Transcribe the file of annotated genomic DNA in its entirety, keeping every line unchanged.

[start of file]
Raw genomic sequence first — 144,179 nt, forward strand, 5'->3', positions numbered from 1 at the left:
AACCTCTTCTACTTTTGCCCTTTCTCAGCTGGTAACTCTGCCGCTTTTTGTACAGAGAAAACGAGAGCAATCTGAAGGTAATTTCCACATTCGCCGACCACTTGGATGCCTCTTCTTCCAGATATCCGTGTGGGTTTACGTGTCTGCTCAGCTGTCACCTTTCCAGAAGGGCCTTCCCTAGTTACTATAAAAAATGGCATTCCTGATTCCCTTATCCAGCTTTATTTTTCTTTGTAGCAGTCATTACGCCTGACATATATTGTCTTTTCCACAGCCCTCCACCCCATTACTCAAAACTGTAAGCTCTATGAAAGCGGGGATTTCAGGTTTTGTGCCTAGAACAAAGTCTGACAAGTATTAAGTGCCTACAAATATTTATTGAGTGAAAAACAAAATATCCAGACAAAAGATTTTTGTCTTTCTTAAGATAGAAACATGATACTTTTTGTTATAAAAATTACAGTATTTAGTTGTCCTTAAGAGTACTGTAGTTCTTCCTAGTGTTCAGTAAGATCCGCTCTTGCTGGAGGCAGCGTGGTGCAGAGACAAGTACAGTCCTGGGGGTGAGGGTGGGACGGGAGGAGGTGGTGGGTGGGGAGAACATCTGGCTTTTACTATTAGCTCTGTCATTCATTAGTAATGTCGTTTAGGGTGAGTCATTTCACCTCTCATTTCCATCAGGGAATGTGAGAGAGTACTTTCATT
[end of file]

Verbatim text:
Raw genomic sequence first — 144,179 nt, forward strand, 5'->3', positions numbered from 1 at the left:
AACCTCTTCTACTTTTGCCCTTTCTCAGCTGGTAACTCTGCCGCTTTTTGTACAGAGAAAACGAGAGCAATCTGAAGGTAATTTCCACATTCGCCGACCACTTGGATGCCTCTTCTTCCAGATATCCGTGTGGGTTTACGTGTCTGCTCAGCTGTCACCTTTCCAGAAGGGCCTTCCCTAGTTACTATAAAAAATGGCATTCCTGATTCCCTTATCCAGCTTTATTTTTCTTTGTAGCAGTCATTACGCCTGACATATATTGTCTTTTCCACAGCCCTCCACCCCATTACTCAAAACTGTAAGCTCTATGAAAGCGGGGATTTCAGGTTTTGTGCCTAGAACAAAGTCTGACAAGTATTAAGTGCCTACAAATATTTATTGAGTGAAAAACAAAATATCCAGACAAAAGATTTTTGTCTTTCTTAAGATAGAAACATGATACTTTTTGTTATAAAAATTACAGTATTTAGTTGTCCTTAAGAGTACTGTAGTTCTTCCTAGTGTTCAGTAAGATCCGCTCTTGCTGGAGGCAGCGTGGTGCAGAGACAAGTACAGTCCTGGGGGTGAGGGTGGGACGGGAGGAGGTGGTGGGTGGGGAGAACATCTGGCTTTTACTATTAGCTCTGTCATTCATTAGTAATGTCGTTTAGGGTGAGTCATTTCACCTCTCATTTCCATCAGGGAATGTGAGAGAGTACTTTCATT